Statement Fee: This fee is charged to cover the printing and mailing costs for credit card statements if you don’t receive them virtually.
Payment Gateway Fee: Some merchant service providers have their own payment gateways or third-party services. Your MSP may or may not charge for this.
These are also known as incidental fees, and are oftentimes included in the fine print of your contract. Common situational merchant account fees include:
PIN Debit Transaction Fee: This can occur if you accept a transaction that requires PIN verification.
Address Verification System Fee: This can occur if you have to verify a user’s address for security reasons. It usually costs $0.01 per transaction.
Retrieval Request Fee: If a customer doesn’t recognize a transaction and they flag it, you’ll be charged because the issuing bank will have to collect receipts/evidence to corroborate the transaction. This fee is usually small.
Chargeback Fee: When a customer wants to return something, you’ll be charged this fee, in addition to the fee that accompanies processing a transaction.
Batch Fee: You can be charged a flat fee for settling a lot of transactions at once.
Cancellation or Termination Fee: You can be charged a fee for terminating your agreement early.
Voice Authorization Fee: If you have to make a call in order to authorize a transaction, you can be charged a fee.
PCI Non-Validation Fee: This fee applies when you aren’t PCI-compliant and/or your system isn’t sending along that PCI verification to the participating banks in a transaction.
Application/Setup Fee: Some MSPs charge you to get set up.
Some unethical merchants will include even more hidden fees than the ones listed above. It’s important to carefully read your terms and sign with someone you trust. We know it should not have to be like this, but since it is, we’re here to help you through finding an MSP that works for you.
Some fees aren’t anything more than a way to get extra money out of your business.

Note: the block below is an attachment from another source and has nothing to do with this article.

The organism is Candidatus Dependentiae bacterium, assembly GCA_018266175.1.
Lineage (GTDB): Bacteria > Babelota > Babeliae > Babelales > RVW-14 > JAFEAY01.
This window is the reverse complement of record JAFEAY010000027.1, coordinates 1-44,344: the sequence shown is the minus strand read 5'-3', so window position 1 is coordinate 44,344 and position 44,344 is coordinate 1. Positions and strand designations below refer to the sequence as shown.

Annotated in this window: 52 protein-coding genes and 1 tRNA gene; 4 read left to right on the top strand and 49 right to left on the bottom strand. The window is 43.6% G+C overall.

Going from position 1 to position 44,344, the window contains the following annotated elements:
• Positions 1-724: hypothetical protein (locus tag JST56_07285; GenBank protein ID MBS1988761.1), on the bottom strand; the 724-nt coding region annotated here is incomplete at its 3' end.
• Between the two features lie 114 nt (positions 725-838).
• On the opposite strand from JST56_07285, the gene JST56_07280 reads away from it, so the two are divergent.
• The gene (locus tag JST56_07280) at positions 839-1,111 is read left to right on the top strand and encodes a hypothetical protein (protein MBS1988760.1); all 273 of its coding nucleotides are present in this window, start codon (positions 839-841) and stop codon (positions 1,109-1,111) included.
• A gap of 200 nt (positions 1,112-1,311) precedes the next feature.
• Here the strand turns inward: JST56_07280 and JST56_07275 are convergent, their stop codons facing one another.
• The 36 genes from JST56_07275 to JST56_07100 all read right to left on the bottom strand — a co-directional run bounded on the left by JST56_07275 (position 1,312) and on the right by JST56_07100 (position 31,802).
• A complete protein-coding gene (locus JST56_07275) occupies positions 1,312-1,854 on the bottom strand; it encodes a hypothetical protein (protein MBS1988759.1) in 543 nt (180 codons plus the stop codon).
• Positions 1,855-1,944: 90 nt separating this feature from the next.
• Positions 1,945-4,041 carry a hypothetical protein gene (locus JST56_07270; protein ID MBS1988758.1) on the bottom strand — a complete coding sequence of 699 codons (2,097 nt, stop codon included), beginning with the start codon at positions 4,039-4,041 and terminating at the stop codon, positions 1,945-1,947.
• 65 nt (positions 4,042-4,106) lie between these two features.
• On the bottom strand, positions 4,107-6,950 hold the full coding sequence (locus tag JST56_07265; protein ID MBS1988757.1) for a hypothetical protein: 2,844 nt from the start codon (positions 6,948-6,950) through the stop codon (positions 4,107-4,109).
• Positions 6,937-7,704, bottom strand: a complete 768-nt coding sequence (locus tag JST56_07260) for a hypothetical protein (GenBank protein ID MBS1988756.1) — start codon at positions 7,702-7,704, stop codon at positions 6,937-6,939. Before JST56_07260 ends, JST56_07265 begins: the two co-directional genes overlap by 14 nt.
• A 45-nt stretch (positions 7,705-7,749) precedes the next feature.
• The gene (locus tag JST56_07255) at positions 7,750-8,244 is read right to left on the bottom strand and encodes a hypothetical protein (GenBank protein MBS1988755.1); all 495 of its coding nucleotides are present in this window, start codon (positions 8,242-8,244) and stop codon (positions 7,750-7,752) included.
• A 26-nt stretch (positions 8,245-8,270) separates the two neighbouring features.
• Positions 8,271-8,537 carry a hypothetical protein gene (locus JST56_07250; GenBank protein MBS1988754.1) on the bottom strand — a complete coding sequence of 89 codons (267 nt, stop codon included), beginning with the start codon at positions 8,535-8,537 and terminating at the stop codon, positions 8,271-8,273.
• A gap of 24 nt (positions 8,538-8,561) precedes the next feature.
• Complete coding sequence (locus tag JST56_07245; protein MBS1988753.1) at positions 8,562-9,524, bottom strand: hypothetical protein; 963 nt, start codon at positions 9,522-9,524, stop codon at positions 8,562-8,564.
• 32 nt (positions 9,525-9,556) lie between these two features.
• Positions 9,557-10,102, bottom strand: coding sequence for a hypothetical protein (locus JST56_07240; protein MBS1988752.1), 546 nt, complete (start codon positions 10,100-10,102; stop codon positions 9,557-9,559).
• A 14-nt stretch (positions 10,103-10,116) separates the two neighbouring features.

“Creative” Processor Fees: Sometimes processors make up their own fees. Ridiculous, we know.
Jacked-Up Assessment Fees: It doesn’t hurt to double check that you’re being charged what the card association (Visa, MasterCard, etc.) actually charges.
Fluctuating Discount Rates: Some companies may inflate their discount rates until you question them. Many companies will say that their costs went up, but they might not tell you if you don’t ask.
ERF/Integrity Fees: These fees mean you’re doing something wrong when processing a payment, like swiping a chip card.
In conclusion, the merchant account fees you’ve been charged aren’t set in stone.
If you’re not being charged a flat-rate, then your fees are up for negotiation with every statement you receive. Sometimes even flat-rate processors will negotiate with you if you have enough volume.
When you negotiate, your goal is to lower either the credit card processing percentage or lowering the markup on the interchange-plus plan. Some providers may bring both down.
SwipeSum not only has years of experience negotiating for you. We have also developed our own software called Staitment that can automatically detect any unnecessary fees and save you money.
One more thing to remember about merchant services fees: Your price may vary based on how you process payments. Your payment gateway is either a point of sales system in the store, a mobile phone reader, or an online portal. Fees vary based on the risk of fraud posed by each type of gateway, with online being the riskiest and therefore the priciest.
Pick your merchant services provider carefully – you don’t want unnecessary costs when you can be saving money!